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Former internal affairs sergeant resigns

Former Sheriff Jim Gillum's sergeant for internal affairs resigned last month after it was determined he had written a report containing false and misleading information about a 1991 record-tampering scandal, according to a Sheriff's Office report.

Doy Clinton Vaughn, who already had been demoted to patrol deputy by Sheriff Lee Cannon, was offered the choice of resignation or termination by Cannon's executive assistant, Harold Sample.

After reviewing the records of a re-investigation, Sample decided that Vaughn's actions had "compromised the integrity of the Internal Affairs process, himself as a certified law enforcement officer, and this agency."

Internal affairs is the bureau that investigates a department's own officers for possible violations of procedure. Vaughn, a 43-year-old former homicide detective, had served as the unit's sergeant until Gillum left office after losinghis re-election bid in 1992.

Vaughn was disciplined for an internal affairs report he completed in January 1992 about the department's troubled personnel division, which hires new employees.

The year before, the Florida Department of Law Enforcement found that about 60 personnel files in the division had contained backdated or altered information. Some employees were hired before their references from acquaintances and former employers were returned. Late returns were concealed with backdating.

Although the FDLE obtained testimony that two supervisors _ former bureau commander of administration James C. O'Keefe and former personnel director Nancy Grantham _ had ordered the alteration of documents, no criminal charges were filed.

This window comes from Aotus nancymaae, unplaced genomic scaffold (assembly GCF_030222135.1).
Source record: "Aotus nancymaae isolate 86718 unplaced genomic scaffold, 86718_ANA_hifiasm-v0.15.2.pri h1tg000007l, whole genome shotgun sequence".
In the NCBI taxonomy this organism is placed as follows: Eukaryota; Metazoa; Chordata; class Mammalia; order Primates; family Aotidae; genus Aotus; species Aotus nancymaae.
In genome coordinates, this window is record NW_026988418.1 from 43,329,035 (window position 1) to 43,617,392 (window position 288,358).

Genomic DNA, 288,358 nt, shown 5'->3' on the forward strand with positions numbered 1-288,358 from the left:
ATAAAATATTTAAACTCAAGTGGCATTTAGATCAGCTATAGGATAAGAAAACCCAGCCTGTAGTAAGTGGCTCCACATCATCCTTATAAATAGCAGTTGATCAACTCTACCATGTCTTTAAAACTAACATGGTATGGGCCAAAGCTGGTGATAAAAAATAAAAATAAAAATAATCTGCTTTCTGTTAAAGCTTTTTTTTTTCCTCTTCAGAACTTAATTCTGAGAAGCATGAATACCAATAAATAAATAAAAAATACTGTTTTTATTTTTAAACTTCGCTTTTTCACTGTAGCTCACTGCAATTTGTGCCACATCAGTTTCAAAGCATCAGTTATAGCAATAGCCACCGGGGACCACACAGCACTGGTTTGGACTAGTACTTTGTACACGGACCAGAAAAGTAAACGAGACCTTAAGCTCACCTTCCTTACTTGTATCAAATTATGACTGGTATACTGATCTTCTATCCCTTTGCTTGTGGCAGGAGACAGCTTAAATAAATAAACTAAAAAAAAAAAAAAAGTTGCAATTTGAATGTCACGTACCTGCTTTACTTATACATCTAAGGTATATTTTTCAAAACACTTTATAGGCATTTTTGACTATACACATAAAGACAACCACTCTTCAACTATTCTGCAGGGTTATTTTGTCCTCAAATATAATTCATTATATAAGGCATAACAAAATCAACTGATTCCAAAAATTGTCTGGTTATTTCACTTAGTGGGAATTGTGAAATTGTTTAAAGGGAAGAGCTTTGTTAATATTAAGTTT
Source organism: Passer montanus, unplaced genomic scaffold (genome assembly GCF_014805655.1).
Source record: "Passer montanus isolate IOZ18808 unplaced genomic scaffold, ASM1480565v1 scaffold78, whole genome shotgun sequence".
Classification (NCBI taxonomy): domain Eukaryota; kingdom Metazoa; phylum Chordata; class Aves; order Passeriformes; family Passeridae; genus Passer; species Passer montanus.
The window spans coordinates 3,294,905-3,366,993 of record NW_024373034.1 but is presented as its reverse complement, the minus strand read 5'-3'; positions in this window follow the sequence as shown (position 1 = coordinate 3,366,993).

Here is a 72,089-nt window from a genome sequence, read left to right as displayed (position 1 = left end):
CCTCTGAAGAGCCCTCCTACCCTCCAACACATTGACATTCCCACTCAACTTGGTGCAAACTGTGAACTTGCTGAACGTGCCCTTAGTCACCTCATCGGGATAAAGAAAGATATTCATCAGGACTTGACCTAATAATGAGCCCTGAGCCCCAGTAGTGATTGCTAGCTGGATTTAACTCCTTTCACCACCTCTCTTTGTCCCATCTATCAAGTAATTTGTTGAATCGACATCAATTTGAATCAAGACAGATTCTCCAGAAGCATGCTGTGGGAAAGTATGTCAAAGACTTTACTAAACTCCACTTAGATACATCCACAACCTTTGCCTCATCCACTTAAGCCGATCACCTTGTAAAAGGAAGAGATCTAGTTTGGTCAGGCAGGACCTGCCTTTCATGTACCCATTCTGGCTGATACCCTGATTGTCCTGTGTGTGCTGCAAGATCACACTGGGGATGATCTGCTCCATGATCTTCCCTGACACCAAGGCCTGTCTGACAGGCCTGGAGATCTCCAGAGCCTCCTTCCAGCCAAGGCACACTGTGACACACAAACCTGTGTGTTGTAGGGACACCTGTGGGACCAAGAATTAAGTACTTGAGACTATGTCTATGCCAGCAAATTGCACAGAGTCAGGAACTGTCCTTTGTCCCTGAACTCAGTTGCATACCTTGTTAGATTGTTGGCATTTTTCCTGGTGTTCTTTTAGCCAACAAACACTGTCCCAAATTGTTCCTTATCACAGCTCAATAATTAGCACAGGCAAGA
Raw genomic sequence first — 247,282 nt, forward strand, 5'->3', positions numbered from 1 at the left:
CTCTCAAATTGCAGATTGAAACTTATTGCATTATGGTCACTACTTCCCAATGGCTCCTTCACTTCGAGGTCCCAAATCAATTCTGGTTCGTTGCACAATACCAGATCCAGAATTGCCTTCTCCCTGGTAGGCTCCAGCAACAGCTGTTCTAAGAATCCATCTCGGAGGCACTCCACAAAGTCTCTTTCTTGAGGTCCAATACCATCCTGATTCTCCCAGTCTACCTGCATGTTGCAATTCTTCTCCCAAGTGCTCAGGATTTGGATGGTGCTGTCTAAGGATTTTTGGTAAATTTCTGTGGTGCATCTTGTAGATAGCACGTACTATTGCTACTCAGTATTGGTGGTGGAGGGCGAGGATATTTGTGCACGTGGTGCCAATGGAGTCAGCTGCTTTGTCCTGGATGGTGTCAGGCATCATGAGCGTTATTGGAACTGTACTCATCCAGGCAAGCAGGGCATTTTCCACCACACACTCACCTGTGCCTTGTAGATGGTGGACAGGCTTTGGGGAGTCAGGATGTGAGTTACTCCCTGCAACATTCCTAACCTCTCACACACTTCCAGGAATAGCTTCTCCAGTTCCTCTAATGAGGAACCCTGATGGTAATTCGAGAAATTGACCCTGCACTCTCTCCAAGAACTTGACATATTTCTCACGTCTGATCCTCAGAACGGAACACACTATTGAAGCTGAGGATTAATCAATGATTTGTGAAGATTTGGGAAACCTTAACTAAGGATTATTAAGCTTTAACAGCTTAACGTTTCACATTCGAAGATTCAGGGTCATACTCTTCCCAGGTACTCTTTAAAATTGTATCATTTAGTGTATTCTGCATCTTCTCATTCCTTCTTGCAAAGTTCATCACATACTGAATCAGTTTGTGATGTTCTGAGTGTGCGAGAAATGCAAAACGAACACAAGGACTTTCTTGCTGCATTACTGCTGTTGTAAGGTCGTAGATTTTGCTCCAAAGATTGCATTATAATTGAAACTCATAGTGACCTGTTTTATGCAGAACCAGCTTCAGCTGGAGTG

O'Keefe, Grantham and former administrative Capt. John Morrison spent a month on administrative leave during the FDLE investigation.

In his investigation for procedural lapses, Vaughn found that O'Keefe and Morrison had failed in their supervisory duties. Vaughn cleared Grantham in the same report.

But an investigator for Professional Standards, the new name Cannon has given to Internal Affairs, found Vaughn's report did not account for conflicts in Grantham's statements. Moreover, he found Vaughn's line of questioning with Grantham allowed her "to avoid accepting responsibility" concerning personnel problems.

Grantham was fired in March after Professional Standards determined she had been untruthful during the tampering re-investigation.

While conceding that his report had been a "smoke screen," Vaughn said Gillum, not he, bore overall responsibility for the scope and conclusions of the investigation.

In his interview with investigators, Vaughn said he failed to speak his mind to Gillum because he had a family to support and was afraid of being fired.

"I've never lied . . . never in this agency," Vaughn said. "I wouldn't do it. . . . That's my code. . . . If I was going to lie, I would have lied about Jeffrey Crouch and got him convicted. . . . I don't lie."

Jeffrey Crouch, a New Port Richey shrimper, was charged in 1987 with murdering his wife, Jean. But a judge dropped the charge after ruling an alleged confession had been obtained involuntarily and illegally from Crouch. Vaughn was one of the deputies subsequently named in a $5-million false-arrest lawsuit Crouch filed in federal court.

Gillum did not return a telephone message left Friday seeking comment on Vaughn's assertions.

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